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LesH

Gasket Sealers/ Gaskets-----------------------

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LesH
I have a cast iron transmission (using 32 ounces of 90W gear oil insude) that I am putting back together for my tractor. What would the best sealer be to use?? Reason I am asking is that last year I had the same transmission apart and used the factory paper gasket and Permatex sealant, well I checked the transmission a few weeks ago, after I couldn't shift out of reverse---it was almost out of oil..... The permatex I used has a shelf life of 2 years. The tube I had was older and did not seal...... Hopefully after I check the insides I did not destroy it..........

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D-17_Dave
If the gasket materials are only paper thin and you don't need the gasket thickness to space the insides (and I don't think this is the case) then I'd just use some permatex sealant only and put it back together. Now then, which to use. I use only the Orange high temp sealant due to it's spreading characteristics. I don't like the blue due to the clumping it does. The orange will spread more consistently and not make so much mess. If I use a gasket, I take my finger and spread the thinnest layer of sealant on both sides of the gasket that I can. This is designed to make up for imperfections in the metal surface. If I don't use a gasket, spread a thin layer out and use your fingers to create a small ridge in the center of the mating surface. One side is sufficient. Just enough to get squeezed out slightly when the two halves are tightened. This has worked for me in all types of applications with good results.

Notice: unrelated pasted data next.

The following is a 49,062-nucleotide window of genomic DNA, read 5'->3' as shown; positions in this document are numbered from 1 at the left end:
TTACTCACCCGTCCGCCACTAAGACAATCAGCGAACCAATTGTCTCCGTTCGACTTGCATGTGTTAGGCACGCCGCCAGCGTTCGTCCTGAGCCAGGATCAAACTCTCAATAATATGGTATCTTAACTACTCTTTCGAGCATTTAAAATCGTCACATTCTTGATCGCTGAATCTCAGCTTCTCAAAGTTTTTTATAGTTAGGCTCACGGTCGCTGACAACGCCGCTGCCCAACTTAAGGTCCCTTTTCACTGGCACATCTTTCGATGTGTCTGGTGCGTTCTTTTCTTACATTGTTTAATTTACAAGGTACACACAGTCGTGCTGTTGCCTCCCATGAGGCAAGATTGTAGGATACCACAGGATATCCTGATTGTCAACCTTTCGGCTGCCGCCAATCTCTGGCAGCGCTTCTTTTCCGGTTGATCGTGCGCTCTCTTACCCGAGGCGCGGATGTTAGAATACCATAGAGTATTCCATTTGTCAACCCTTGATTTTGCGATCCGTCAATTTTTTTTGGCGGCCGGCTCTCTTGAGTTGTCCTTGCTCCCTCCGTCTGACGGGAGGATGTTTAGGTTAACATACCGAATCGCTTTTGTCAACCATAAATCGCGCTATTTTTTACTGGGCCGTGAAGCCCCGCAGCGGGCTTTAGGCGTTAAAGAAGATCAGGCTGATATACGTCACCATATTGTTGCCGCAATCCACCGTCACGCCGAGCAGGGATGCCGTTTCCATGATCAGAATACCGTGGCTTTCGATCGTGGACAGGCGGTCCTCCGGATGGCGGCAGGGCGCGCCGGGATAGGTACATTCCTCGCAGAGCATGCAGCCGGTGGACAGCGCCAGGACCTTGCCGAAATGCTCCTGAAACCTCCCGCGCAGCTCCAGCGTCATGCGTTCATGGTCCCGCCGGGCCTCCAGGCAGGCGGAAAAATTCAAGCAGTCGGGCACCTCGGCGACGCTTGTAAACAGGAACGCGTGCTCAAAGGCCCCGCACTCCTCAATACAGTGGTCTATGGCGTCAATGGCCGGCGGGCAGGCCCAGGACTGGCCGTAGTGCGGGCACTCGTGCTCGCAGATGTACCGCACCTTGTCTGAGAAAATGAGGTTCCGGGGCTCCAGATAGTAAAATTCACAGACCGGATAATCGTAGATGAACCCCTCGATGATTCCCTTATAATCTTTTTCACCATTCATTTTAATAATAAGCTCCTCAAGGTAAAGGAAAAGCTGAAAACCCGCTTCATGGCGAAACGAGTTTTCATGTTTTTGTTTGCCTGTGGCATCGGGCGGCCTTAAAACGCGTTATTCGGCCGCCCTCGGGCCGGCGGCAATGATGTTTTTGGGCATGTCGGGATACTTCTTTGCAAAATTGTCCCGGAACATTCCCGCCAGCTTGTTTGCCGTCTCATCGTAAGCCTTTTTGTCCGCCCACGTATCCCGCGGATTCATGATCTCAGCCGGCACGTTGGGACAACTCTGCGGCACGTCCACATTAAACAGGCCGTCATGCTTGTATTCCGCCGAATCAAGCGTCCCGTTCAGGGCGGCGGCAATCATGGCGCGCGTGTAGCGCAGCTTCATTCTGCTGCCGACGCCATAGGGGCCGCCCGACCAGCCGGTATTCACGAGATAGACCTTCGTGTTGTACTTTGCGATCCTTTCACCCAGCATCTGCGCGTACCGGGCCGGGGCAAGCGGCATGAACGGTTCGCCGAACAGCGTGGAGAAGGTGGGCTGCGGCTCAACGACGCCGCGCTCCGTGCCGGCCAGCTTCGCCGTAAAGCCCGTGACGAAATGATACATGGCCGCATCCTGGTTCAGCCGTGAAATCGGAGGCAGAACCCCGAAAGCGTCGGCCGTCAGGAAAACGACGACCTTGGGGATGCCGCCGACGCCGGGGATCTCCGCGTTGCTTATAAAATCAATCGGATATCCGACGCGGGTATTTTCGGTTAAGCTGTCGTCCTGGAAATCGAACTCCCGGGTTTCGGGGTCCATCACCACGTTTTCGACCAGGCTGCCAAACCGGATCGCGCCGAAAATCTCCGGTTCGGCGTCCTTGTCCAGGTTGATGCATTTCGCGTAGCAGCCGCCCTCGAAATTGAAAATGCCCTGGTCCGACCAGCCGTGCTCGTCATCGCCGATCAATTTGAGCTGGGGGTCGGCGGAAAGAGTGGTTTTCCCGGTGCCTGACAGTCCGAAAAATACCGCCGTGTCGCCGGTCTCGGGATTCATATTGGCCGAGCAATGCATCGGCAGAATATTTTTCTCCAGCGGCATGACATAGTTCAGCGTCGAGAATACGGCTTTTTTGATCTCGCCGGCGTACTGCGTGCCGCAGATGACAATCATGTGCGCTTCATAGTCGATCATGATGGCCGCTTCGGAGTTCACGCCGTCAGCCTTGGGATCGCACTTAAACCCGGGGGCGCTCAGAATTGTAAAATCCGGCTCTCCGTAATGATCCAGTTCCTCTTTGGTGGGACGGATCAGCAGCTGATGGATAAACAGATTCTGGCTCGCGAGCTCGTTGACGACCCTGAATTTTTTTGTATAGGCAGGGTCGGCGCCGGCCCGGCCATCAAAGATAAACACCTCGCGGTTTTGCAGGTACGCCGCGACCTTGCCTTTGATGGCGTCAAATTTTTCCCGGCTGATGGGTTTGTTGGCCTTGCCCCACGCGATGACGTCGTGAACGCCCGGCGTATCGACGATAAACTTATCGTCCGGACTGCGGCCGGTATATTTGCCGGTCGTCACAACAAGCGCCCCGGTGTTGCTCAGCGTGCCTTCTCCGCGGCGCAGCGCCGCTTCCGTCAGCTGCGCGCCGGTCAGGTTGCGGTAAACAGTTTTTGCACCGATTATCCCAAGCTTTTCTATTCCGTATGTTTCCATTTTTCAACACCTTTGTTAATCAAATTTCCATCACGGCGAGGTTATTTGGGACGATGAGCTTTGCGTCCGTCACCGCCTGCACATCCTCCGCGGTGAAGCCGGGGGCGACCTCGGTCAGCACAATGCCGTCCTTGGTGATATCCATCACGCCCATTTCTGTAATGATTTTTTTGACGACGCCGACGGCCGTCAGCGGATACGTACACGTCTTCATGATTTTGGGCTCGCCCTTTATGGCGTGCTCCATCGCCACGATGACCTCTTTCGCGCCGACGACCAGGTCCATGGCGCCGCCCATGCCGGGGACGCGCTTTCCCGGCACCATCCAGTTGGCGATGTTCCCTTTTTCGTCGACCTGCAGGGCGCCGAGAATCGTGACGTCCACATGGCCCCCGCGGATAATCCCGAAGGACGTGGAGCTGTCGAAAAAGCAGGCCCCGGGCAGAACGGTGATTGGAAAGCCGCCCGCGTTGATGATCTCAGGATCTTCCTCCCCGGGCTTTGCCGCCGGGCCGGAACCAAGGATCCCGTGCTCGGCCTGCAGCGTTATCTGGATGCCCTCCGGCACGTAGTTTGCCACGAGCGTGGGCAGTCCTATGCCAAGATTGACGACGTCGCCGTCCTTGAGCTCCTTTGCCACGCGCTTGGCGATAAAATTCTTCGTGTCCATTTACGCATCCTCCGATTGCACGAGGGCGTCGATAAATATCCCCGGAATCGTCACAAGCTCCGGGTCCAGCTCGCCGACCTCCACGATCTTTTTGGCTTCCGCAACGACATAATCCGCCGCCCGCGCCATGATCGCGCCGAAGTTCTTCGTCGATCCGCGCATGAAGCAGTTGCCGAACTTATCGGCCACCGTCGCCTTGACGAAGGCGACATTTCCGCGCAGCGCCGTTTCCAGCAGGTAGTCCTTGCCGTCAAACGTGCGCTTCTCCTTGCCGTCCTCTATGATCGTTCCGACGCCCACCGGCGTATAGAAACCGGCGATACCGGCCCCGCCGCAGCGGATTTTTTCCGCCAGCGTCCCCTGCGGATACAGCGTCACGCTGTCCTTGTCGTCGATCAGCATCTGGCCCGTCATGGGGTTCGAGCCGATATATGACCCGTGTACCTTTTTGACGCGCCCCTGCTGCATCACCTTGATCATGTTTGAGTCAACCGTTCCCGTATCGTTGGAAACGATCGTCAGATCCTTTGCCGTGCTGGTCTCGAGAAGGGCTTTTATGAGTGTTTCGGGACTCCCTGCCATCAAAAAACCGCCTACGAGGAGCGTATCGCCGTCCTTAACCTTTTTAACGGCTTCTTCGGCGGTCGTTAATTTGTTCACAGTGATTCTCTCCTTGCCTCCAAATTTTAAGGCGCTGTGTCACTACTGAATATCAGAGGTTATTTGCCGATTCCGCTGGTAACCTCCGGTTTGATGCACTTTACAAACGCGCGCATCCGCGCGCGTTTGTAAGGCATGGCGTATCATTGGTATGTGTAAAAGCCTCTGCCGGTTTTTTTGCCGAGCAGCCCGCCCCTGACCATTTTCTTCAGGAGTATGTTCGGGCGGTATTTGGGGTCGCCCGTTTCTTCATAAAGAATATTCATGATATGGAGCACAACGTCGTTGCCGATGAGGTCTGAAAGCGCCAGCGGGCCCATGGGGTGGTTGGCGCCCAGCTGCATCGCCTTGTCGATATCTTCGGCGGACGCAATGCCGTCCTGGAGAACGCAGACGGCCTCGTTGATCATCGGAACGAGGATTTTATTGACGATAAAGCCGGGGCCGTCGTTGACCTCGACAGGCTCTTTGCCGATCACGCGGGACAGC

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PhanDad
I grew up using Permatex Aviation gasket form a gasket sealer - a can with a brush in the cap. I guess I should move into the new world? Tell me more about the Permatex blue or orange sealant. Is it silicone? I've had one bad experience with silicone sealant. Somebody used it on a BGB cover and when I drained the fluid, chunks of silicone came out with the fluid. Opened the box up and there were bits of silicone everywhere. I suspect the PO used way too much sealant. But how do you know that the extra sealant isn't bulging out from the mating surfaces on the inside just waiting to become many foreign objects in the lube?

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Vassal
My choices for this from Permatex; Ultra Black Ultra Copper They are RTV aerobic sealants (room temperature vulcanizing with exposure to air). I suspect that an anaerobic sealer would probably be better for this application. GM and others have use anaerobic sealers for a while now on differential cases and other apps where the parts come together very closely, which (I suppose) calls for a sealer that cures in ABSENCE of air (anaerobic). Here's a snip from Permatex describing their anaerobic gasket maker 51813: OEM specified. Noncorrosive gasketing material designed primarily for use on aluminum, iron, and steel flanged mating surfaces. Ideal for on-the-spot and emergency repairs, or when a conventional gasket is unavailable. Fills gaps up to .015" and cures to a solvent-resistant seal that will not tear or decay during service. Parts disassemble easily even after extended service and old gasket material can be removed in minutes with a simple putty knife. Suggested Applications: Water pumps, thermostat housings, transmission pans, transmission case covers, transaxle casings, o-ring replacement

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Vassal